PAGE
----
Blog Posts

You might have heard some buzz about the SECURE Act 2.0 and the ability to transfer 529 funds to a Roth IRA. You may also be wondering if you can take advantage of this new rule. To help clear up some of the questions you may have, we’re offering this flowchart for you. It covers important issues such as:

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By John Fales

Did you know September is College Savings Month? A great reminder to consider how saving for college (or any education) fits into your overall financial plan. There are steps you can take to help ease the burden of education costs and many you can start at any age.

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As a parent, you of course want to give your child the best opportunity for success, and for many, attending the "right" university or college is that opportunity. Additionally, the earlier you consider how you expect to pay for college costs, the better.

Today, the average college graduate owes $28,950 in debt, while the average salary for a recent graduate is $55,360.

Preparing for college means setting goals, staying focused, and tackling a few key milestones along the way—starting in the first year of high school.

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By Marc C. Shaffer

My wife recently gave birth to our first child, a baby boy. Not only was he an infertility miracle in the making (that’s another financial story for another day!), but his birth also created the need for estate planning updates across the board.’s 2021 Wills and Estate Planning Study showed a promising statistic for young parents: In 2021, 18-34 year-olds are, for the first time, more likely to have a will than 35 – 54 year-olds. Bringing a child into the world means you’re responsible not just for keeping them alive and healthy each day, but for setting them up for success in the event that you’re not around to care for them any time in the future, which is where a strong estate plan comes into play. Here are three main steps to help you get started:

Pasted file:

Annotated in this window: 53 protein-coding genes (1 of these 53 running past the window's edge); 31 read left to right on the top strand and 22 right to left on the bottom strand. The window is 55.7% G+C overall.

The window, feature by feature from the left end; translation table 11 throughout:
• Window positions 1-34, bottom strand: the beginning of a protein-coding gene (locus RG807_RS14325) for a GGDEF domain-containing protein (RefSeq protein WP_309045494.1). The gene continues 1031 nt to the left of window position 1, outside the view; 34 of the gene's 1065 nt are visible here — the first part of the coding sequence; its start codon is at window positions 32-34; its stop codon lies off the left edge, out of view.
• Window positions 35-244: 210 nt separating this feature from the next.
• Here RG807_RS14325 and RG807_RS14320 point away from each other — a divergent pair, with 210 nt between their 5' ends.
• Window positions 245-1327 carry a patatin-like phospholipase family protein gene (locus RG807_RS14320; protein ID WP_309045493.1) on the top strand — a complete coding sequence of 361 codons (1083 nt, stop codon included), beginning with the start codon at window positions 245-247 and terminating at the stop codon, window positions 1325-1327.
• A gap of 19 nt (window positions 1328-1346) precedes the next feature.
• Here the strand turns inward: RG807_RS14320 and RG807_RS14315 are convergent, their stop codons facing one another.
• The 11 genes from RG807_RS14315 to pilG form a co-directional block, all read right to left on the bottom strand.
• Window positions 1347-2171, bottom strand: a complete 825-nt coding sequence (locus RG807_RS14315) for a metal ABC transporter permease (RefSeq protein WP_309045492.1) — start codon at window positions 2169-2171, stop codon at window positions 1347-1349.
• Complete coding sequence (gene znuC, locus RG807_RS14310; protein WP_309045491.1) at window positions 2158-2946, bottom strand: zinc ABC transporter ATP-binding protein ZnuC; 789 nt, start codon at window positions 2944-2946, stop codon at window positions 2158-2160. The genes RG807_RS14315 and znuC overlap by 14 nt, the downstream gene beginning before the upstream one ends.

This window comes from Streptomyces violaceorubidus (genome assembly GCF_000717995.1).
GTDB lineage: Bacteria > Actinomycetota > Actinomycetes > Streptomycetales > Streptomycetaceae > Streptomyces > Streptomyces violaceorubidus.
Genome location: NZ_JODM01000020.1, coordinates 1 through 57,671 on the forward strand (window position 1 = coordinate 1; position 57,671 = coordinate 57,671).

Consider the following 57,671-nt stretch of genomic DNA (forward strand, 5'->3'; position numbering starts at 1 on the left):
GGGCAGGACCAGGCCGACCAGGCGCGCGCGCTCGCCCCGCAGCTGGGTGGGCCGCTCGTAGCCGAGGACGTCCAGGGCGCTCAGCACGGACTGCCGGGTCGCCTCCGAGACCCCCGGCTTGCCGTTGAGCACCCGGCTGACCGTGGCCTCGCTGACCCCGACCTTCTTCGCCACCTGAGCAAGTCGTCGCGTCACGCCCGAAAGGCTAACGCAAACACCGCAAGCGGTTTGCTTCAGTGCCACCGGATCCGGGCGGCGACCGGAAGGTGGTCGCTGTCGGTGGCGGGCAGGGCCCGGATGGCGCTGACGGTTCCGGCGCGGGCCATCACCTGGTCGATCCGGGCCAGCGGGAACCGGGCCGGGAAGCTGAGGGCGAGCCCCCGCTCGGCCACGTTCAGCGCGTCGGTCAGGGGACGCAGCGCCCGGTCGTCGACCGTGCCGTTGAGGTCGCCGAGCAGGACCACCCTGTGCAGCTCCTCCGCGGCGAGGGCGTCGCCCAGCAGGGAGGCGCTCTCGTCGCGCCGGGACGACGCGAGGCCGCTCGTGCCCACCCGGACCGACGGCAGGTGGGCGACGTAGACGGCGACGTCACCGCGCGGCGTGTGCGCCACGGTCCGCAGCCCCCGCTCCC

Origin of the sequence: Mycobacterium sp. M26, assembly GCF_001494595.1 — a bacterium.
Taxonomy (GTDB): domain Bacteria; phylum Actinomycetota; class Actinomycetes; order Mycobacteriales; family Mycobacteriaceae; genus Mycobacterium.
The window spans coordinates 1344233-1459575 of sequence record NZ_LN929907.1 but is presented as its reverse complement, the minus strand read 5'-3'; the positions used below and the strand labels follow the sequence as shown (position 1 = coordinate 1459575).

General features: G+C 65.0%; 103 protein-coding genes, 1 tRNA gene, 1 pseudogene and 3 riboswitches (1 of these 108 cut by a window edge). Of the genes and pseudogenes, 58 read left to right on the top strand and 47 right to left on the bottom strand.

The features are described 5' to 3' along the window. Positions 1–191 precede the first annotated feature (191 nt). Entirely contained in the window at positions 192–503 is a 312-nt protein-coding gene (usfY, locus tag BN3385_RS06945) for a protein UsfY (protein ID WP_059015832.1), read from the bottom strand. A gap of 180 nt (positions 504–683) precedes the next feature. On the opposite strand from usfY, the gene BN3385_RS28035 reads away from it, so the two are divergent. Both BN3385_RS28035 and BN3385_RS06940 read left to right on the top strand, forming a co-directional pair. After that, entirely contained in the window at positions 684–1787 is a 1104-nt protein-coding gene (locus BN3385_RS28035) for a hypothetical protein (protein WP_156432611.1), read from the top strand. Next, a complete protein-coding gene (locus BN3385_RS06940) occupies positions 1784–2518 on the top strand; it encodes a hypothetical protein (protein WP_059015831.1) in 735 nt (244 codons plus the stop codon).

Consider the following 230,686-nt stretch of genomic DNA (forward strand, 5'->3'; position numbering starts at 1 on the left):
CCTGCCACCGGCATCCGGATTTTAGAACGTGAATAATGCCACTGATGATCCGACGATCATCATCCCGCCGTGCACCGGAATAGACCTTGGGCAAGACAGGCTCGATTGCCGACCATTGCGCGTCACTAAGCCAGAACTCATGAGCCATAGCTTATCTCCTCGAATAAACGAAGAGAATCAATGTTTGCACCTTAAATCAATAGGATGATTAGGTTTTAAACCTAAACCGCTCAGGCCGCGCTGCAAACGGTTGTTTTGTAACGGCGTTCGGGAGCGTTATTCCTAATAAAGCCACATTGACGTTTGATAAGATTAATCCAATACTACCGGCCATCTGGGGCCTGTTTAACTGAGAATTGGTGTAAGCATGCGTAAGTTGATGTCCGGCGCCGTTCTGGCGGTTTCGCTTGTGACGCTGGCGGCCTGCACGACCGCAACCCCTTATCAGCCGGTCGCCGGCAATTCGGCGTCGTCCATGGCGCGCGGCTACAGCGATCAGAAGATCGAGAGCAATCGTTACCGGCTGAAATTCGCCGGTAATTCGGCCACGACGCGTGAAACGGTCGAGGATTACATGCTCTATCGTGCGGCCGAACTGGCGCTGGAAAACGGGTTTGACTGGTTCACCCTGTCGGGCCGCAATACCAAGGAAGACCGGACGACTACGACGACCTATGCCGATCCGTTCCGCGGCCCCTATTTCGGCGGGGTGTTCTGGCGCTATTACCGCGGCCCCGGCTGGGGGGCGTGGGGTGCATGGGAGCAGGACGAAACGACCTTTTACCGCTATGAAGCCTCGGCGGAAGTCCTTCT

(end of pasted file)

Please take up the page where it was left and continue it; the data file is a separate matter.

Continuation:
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By Jessica Searcy Kmetty

A child turning 18 is as much a milestone for them as it is for their parents or guardian.

When your child turns 18, they could find themselves in a variety of life stages. They could be heading off to college, starting a job and forging out on their own, or even still be in high school and living in your home.

For parents, no matter where your child finds themselves at this age, you will now be in a position where information about them isn’t available to you. At 18, parents are abruptly cut off from their child’s protected information, such as medical, financial and academic records.

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